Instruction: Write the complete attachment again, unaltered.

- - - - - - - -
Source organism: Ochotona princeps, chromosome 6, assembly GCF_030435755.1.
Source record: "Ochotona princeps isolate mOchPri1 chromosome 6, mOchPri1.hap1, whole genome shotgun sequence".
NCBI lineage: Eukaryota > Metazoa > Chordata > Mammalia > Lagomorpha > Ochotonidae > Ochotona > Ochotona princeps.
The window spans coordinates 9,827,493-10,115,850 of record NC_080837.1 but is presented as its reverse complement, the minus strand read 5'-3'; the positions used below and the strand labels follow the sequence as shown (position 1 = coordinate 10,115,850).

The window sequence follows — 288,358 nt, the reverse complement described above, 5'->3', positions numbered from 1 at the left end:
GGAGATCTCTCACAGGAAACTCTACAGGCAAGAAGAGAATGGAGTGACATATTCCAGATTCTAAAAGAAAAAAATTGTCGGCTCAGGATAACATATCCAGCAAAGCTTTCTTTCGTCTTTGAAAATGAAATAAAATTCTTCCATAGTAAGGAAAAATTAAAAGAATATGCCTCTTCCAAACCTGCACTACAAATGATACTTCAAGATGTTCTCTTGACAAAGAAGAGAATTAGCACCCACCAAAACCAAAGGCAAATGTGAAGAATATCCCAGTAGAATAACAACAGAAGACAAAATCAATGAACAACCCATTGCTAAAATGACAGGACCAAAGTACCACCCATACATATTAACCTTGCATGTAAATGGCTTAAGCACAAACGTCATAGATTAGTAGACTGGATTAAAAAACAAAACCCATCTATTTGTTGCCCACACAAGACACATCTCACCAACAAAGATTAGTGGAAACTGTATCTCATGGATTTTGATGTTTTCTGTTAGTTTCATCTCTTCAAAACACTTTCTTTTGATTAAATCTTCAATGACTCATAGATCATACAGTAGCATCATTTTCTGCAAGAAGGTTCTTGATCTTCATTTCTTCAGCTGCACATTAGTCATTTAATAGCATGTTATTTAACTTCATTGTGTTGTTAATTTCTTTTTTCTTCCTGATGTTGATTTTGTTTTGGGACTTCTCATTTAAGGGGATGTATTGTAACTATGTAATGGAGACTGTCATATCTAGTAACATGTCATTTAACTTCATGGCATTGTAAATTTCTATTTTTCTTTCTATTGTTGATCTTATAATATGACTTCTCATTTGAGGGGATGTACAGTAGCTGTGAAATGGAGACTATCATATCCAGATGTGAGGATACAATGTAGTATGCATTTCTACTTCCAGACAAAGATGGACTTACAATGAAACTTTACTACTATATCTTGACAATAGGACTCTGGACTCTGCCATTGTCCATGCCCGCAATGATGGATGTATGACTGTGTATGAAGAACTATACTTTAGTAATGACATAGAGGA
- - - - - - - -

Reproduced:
Source organism: Ochotona princeps, chromosome 6, assembly GCF_030435755.1.
Source record: "Ochotona princeps isolate mOchPri1 chromosome 6, mOchPri1.hap1, whole genome shotgun sequence".
NCBI lineage: Eukaryota > Metazoa > Chordata > Mammalia > Lagomorpha > Ochotonidae > Ochotona > Ochotona princeps.
The window spans coordinates 9,827,493-10,115,850 of record NC_080837.1 but is presented as its reverse complement, the minus strand read 5'-3'; the positions used below and the strand labels follow the sequence as shown (position 1 = coordinate 10,115,850).

The window sequence follows — 288,358 nt, the reverse complement described above, 5'->3', positions numbered from 1 at the left end:
GGAGATCTCTCACAGGAAACTCTACAGGCAAGAAGAGAATGGAGTGACATATTCCAGATTCTAAAAGAAAAAAATTGTCGGCTCAGGATAACATATCCAGCAAAGCTTTCTTTCGTCTTTGAAAATGAAATAAAATTCTTCCATAGTAAGGAAAAATTAAAAGAATATGCCTCTTCCAAACCTGCACTACAAATGATACTTCAAGATGTTCTCTTGACAAAGAAGAGAATTAGCACCCACCAAAACCAAAGGCAAATGTGAAGAATATCCCAGTAGAATAACAACAGAAGACAAAATCAATGAACAACCCATTGCTAAAATGACAGGACCAAAGTACCACCCATACATATTAACCTTGCATGTAAATGGCTTAAGCACAAACGTCATAGATTAGTAGACTGGATTAAAAAACAAAACCCATCTATTTGTTGCCCACACAAGACACATCTCACCAACAAAGATTAGTGGAAACTGTATCTCATGGATTTTGATGTTTTCTGTTAGTTTCATCTCTTCAAAACACTTTCTTTTGATTAAATCTTCAATGACTCATAGATCATACAGTAGCATCATTTTCTGCAAGAAGGTTCTTGATCTTCATTTCTTCAGCTGCACATTAGTCATTTAATAGCATGTTATTTAACTTCATTGTGTTGTTAATTTCTTTTTTCTTCCTGATGTTGATTTTGTTTTGGGACTTCTCATTTAAGGGGATGTATTGTAACTATGTAATGGAGACTGTCATATCTAGTAACATGTCATTTAACTTCATGGCATTGTAAATTTCTATTTTTCTTTCTATTGTTGATCTTATAATATGACTTCTCATTTGAGGGGATGTACAGTAGCTGTGAAATGGAGACTATCATATCCAGATGTGAGGATACAATGTAGTATGCATTTCTACTTCCAGACAAAGATGGACTTACAATGAAACTTTACTACTATATCTTGACAATAGGACTCTGGACTCTGCCATTGTCCATGCCCGCAATGATGGATGTATGACTGTGTATGAAGAACTATACTTTAGTAATGACATAGAGGA